Socrates was known for his quest for genuine knowledge and careful reasoning. He cared very little for mere victory over an opponent. This could not have been better demonstrated by his piercing and insightful exchange with the supercilious Euthyphro on the subject of piety. When the young Euthyphro was prosecuting his own father in the courts based on his own conviction of ethical rectitude, Socrates confronts Euthyphro on the whole definition of piety.
In what is now a well documented exchange, Socrates would pose to Euthyphro this, "Is the pious by the gods because it is pious, or is it pious because it is loved by the gods?" The exchange between Euthyphro and Socrates brought forth the whole theological and philosophical reasoning of, "Is what is morally good commanded by God because it is morally good, or is it merely morally good because it is commanded by God?"
Is the show of piety a culmination of a list of actions or do the actions in and of themselves exude piety? The depth of this questioning not only brings forth the full force of Socrates' critical thinking, but more forcibly rummages our souls, the souls of our companies and institutions not least that of our nations on what is ethical and what is morally right in all that we claim to do in the name of business, in the name of politics and in the name of the people and of existence itself.
Are we here for a purpose? If so what is that purpose, and who should that purpose serve, and to what end? Who sets the standards to this purpose(s)? Who does of its benchmarks and who is the ultimate judge of this purpose?
In the face of such challenges like should Malaysia sign into the Trans Pan Pacific Agreement with the USA (http://www.themalaysianinsider.com/sideviews/article/a-response-to-paul-allen-brown-mohd-nizam-mahshar/ ), ( http://www.malaysiakini.com/news/232812), the alleged public information surveillance by the National Security Agency in the USA (http://www.guardian.co.uk/world/2013/jun/09/edward-snowden-nsa-whistleblower-surveillance) , the collapse of the garment factory in Bangladesh which cost scores of innocent lives of the poor (http://www.guardian.co.uk/world/2013/jun/05/bangladesh-police-fire-garment-factory-protesters) not to mention the collapse of the poultry farm in China which killed some 100 people (http://news.sky.com/story/1098626/chinese-chicken-farm-fire-kills-at-least-100), one cant but ask - have we stopped searching our souls on what really is ethical and by whose standards are those ethics being applied? Is this planet so hungry to fulfil a definition of PROGRESS at the expense of lives and this planet? Do we even know what progress is anymore?
Even as the UK makes strides towards capturing the issues in the financial industry by announcing the banking bill (http://www.guardian.co.uk/business/2013/jun/19/reckless-misconduct-banking-reform-cameron) , we see dissatisfaction on the streets of Istanbul (http://www.ctvnews.ca/world/turkish-riot-police-blast-protesters-with-water-cannons-tear-gas-in-istanbul-1.1328541) and Brazil (http://www.nydailynews.com/news/world/tens-thousands-riot-brazil-article-1.1375313). Surely we cannot have peaked the Maslow pyramid of self actualisation as a civilisation, when in a developed country like France a pregnant woman can be attacked causing the loss of her child just because of her belief? (http://www.huffingtonpost.co.uk/2013/06/19/pregnant-muslim-woman-miscarries-baby-veil-attack_n_3464409.html ). This at a time when there is continued heart wrenching human tragedies in places like Syria, Palestine and amongst the Rohingya in Myanmar (http://www.aljazeera.com/indepth/spotlight/rohingya/).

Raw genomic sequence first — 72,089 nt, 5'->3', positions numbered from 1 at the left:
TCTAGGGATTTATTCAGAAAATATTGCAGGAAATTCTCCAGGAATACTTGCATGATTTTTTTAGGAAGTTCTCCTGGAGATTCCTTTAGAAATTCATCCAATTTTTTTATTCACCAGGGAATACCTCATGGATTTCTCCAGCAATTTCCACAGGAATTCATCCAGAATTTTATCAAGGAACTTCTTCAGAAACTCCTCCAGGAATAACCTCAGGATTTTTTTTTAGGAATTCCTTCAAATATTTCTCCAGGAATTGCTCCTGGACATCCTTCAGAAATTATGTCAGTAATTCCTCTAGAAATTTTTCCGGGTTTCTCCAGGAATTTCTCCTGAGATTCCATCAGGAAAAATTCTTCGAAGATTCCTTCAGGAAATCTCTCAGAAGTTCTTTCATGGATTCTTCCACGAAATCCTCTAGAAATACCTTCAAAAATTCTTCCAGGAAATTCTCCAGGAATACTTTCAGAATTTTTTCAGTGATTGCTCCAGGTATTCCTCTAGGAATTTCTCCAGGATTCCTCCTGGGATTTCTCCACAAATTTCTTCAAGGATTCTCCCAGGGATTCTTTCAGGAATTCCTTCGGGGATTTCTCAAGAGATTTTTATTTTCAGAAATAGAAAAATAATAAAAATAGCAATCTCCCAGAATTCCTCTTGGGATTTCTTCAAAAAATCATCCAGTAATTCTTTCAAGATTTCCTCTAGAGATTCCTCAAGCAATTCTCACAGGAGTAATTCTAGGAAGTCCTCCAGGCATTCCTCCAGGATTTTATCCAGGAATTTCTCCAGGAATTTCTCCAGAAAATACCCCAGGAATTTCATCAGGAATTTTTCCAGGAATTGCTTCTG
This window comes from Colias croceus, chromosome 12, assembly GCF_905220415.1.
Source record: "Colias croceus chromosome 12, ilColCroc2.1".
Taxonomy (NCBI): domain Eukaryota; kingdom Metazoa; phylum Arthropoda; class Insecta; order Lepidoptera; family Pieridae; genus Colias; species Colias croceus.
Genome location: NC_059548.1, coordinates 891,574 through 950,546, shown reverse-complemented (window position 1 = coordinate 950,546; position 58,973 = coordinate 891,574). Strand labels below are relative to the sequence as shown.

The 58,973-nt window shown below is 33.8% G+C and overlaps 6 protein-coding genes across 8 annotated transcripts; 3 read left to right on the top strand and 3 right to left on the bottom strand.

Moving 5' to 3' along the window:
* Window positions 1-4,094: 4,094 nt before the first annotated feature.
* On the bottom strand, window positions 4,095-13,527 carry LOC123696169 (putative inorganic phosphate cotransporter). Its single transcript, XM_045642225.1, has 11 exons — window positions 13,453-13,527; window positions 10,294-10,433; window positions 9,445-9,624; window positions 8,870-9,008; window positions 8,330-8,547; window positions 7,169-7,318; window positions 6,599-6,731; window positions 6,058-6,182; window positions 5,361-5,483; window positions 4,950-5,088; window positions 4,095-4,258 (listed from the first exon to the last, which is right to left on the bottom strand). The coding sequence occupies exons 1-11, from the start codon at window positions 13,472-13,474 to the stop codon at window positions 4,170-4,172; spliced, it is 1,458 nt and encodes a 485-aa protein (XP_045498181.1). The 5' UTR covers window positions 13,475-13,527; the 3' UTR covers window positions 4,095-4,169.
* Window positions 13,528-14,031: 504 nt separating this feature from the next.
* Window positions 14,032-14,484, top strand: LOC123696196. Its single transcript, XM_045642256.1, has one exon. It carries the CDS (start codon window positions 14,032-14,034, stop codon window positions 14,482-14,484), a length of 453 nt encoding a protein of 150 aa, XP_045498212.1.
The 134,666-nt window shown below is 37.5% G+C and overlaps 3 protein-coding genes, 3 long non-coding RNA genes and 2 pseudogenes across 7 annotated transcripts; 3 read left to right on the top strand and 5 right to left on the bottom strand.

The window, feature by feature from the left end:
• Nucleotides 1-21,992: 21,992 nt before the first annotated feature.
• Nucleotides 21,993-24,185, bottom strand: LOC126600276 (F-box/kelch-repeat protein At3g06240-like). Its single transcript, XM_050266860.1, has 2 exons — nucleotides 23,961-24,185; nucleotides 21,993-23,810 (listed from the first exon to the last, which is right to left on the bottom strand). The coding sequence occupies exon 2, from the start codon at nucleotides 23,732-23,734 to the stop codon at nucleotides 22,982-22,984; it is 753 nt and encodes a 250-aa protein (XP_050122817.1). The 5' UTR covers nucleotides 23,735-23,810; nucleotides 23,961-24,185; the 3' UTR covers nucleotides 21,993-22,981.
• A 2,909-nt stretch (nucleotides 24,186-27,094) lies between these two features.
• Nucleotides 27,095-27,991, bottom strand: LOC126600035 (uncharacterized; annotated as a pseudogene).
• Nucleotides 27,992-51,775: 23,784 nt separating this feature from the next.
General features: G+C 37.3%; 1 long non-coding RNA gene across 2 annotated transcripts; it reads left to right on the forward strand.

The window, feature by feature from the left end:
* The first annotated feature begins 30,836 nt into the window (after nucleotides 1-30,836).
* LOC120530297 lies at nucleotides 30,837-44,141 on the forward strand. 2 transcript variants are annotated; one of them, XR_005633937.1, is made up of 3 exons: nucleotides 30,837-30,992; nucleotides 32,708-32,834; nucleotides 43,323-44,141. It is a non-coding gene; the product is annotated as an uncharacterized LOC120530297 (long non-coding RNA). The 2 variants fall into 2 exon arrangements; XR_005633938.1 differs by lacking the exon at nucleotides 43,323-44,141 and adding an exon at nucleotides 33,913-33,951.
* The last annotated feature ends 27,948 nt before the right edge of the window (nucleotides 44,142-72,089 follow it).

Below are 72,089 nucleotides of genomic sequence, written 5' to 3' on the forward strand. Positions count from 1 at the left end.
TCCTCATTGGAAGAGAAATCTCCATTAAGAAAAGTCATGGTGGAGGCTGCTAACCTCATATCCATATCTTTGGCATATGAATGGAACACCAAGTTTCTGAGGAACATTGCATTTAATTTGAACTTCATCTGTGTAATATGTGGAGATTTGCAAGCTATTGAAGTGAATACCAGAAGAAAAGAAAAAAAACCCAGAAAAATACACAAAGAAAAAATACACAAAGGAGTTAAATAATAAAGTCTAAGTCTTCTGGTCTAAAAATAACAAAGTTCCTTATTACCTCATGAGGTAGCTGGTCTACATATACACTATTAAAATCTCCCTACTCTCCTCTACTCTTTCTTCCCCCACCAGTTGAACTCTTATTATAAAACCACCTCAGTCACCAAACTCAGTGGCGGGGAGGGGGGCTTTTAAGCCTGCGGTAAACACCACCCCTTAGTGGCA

Alas, everyone is fighting for something. Most, when asked, would confess that we are all fighting to be free of some kind of enslavement - be that material or emotional or physical or all of the above. Professor Tariq Ramadan, Professor of Contemporary Islamic Studies in the Faculty of Oriental Studies at Oxford University once quoted, "Freedom is to do what is right, not what everyone else is doing".
Against this backdrop, the conversation with Professor Ramadan touched on the whole notion of ethics across the many facets that affect us as humanity -what it really means to business and policy making, to media and legislation. In addition to his many social work, Professor Ramadan is also actively working to inculcate ethics through his new Project, Centre of Islamic Legislation and Ethics in Doha (www.cilecenter.org) . Perhaps his work can be best summarised in this statement, "No one must ever let power or social, economic, or political interest turn him or her away from other human beings, from the attention they deserve and the respect they are entitled to. Nothing must ever lead a person to compromise this principle or faith in favour of a political strategy aimed at saving or protecting a community from some peril. The freely offered, sincere heart of a poor, powerless individual is worth a thousand times more in the sight of God than the assiduously courted, self-interested heart of a rich one." The full interview can be read at this link (http://investvine.com/ethics-in-business-a-conversation-with-professor-tariq-ramadan/)
When the lights of temptation, suspicion, competition, money, status, greed and many such malice shine upon us all, one can't but fall back on what Aristotle said about his teacher Plato when he differed with his point of view, "Plato is my friend, but truth is a better friend". In the final analysis, our very existence will be obituarised by how true we were to pursuing real truth in spite of ourselves!